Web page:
What can we make of fashion designers, model muses, Disney tween stars, and retail campaigns that draw upon the figure of the prisoner and the tramp to make their style statements? How we begin to conceptualize something like a “carceral chic” under conditions where what some scholars call the prison-industrial complex is normalized and globalized, or “tramp chic” during an era of unprecedented economic strife and increasing unemployment and poverty world-wide? In this talk we discuss the troubled histories and present-day politics of the prisoner and tramp figures in fashion discourses and practices.


Susanna Lau a.k.a Susie Bubble has been called “the reigning queen of the fashion blogosphere”; a Gladwellian “maven” par excellence; and “a true fashion pioneer.” This talk considers the digital stardom of Susie Bubble in order to consider the historical formation of success in the postmillennial digital economy. What are the technical, cultural, and economic forces that give shape to dominant notions of success and the ideal subject it produces? In other words, how did a young British Chinese woman become a global style icon as well as a model of new media entrepreneurialism?


Of Another Fashion is an evolving exhibition that seeks to find the hidden sartorial histories stashed in the basements and attics, in the backs of closets, and in lesser-known personal and institutional archives of and about women of color. These histories are not only kept hidden due to the informal and often inadequate practices of preservation by ordinary people; instead, it is the official cultural archives such as museums and libraries that have played a significant and profound role in keeping hidden the sartorial histories of racially minoritized women. Recent fashion exhibitions in the United States focus on formal politics, designer fashion, and evening wear, implicitly privileging dominant styles of dress and womanhood and tacitly inscribe Americanness with bourgeois white femininity. In this talk, we discuss both the racial, gender, sexual, class, and language barriers that have historically shaped and limited the achievements and life chances of non-White and working women, and the exclusion of “other” women from fashion and clothing museum collections and exhibitions, as the ongoing marginalization and erasure of the lives and material cultural histories of minoritized American women.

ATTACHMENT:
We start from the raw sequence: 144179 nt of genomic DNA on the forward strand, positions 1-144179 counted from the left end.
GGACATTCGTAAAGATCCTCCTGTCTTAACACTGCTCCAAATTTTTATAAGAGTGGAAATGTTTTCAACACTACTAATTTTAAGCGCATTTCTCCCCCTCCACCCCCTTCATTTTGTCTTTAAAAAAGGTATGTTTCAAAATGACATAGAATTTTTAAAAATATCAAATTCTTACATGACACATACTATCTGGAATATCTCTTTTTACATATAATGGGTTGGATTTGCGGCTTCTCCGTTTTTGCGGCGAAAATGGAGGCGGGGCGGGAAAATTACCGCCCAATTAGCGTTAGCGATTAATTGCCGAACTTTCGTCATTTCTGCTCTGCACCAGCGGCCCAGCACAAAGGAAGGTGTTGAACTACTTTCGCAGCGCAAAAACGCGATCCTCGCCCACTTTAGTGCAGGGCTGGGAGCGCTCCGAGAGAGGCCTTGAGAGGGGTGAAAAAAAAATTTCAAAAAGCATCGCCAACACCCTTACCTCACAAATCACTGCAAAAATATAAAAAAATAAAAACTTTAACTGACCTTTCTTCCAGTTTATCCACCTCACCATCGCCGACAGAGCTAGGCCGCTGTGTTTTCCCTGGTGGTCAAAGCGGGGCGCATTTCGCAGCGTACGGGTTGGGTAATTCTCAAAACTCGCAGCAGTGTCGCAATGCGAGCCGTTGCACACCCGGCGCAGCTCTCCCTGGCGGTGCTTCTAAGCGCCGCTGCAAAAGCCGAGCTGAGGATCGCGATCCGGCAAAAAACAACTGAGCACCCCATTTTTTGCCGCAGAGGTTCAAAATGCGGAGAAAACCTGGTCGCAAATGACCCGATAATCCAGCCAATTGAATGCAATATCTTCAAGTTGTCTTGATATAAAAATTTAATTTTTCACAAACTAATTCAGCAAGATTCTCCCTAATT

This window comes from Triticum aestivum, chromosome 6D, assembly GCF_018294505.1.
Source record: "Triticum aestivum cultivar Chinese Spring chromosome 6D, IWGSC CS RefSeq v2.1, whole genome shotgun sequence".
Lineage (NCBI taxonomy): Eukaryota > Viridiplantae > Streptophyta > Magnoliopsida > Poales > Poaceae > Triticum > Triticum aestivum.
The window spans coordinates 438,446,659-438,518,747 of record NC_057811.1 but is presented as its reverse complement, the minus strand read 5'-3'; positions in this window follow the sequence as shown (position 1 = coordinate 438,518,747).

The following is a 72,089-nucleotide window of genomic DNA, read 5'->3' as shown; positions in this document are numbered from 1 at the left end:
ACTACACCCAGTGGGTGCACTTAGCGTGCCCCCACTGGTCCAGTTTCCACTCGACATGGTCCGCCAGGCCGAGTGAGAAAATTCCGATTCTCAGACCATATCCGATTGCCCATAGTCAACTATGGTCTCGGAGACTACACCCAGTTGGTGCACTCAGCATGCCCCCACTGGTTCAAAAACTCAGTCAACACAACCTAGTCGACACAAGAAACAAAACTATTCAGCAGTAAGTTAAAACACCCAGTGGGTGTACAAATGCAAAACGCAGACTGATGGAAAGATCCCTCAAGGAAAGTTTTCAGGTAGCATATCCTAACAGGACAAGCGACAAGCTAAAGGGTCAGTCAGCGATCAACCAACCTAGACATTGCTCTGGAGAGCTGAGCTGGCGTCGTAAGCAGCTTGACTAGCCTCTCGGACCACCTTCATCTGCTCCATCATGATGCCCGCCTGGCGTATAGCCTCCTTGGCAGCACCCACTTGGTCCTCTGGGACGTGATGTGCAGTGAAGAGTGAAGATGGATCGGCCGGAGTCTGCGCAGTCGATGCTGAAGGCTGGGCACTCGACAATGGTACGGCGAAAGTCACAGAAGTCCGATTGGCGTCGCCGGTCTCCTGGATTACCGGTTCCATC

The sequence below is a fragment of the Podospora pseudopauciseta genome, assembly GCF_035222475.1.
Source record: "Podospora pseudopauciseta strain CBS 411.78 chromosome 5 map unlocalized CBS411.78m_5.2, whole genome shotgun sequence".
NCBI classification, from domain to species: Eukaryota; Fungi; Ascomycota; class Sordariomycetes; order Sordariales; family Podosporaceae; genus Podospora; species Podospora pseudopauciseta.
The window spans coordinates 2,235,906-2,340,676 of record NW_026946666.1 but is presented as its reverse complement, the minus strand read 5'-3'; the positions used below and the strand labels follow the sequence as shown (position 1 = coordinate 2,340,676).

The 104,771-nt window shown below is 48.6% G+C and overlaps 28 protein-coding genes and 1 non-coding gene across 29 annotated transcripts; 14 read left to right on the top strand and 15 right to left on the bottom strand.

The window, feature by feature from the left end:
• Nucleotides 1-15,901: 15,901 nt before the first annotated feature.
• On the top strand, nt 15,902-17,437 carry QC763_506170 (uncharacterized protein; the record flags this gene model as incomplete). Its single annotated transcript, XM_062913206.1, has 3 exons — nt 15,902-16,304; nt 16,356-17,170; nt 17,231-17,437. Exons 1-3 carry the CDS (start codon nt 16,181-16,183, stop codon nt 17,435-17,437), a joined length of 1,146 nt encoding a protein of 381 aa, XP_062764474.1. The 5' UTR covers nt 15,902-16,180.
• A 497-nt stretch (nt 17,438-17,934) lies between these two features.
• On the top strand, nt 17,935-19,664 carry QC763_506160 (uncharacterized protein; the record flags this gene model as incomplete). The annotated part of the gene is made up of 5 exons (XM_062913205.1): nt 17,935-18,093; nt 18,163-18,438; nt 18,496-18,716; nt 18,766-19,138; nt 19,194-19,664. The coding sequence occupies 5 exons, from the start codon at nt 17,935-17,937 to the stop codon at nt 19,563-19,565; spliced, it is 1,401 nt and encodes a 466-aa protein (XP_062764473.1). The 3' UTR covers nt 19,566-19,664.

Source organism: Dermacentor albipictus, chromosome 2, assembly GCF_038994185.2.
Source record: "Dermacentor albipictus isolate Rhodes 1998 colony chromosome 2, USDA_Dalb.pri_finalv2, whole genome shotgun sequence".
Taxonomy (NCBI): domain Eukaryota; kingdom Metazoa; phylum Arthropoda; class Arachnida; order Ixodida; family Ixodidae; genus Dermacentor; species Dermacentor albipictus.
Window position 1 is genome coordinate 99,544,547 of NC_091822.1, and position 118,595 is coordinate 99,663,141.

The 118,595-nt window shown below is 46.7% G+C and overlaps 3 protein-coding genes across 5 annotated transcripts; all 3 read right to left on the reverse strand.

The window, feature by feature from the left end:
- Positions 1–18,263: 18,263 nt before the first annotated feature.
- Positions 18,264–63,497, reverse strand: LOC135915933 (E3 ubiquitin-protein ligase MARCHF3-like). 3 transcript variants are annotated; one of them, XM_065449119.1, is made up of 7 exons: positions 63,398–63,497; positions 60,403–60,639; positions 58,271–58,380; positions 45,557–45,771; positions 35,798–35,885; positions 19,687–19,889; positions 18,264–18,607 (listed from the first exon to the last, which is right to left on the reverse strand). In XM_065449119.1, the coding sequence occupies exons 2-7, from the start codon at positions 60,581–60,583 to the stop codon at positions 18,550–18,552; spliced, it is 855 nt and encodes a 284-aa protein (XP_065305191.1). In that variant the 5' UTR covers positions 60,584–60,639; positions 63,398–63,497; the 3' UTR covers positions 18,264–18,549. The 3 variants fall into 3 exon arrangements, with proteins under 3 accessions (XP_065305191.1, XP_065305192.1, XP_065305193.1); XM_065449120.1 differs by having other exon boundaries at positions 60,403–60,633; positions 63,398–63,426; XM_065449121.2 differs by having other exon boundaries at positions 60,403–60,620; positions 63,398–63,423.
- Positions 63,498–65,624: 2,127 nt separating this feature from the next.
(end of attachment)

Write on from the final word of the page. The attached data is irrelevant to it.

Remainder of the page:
• Dress & Beauty in Current Events
  • Gender & Sexuality
  • Dress, Beauty, & Empire
  • Dressing the Human: Race, Gender, & Sexuality
  • Queer Fashion
  • Race in the Fashion Industry
  • The Politics of Vintage
  • Labor and Immigration
  • Subcultures of Style
  • Sartorial Policing and Surveillance
  • Zines to Blogs: Girls and the Self-Publishing Phenomenon

We have given invited talks about our work at Duke University; Bates College; the McGill Centre for Research and Teaching on Women; the University of California at Irvine and the University of California at Berkeley; MIT; New York University; Sarah Lawrence College; Cornell University; Parsons School of Design, among many other colleges and universities. We have also presented at art galleries and events including the Telic Arts Exchange (Los Angeles), Chicago Zine Fest, and numerous campus student resource centers across the United States.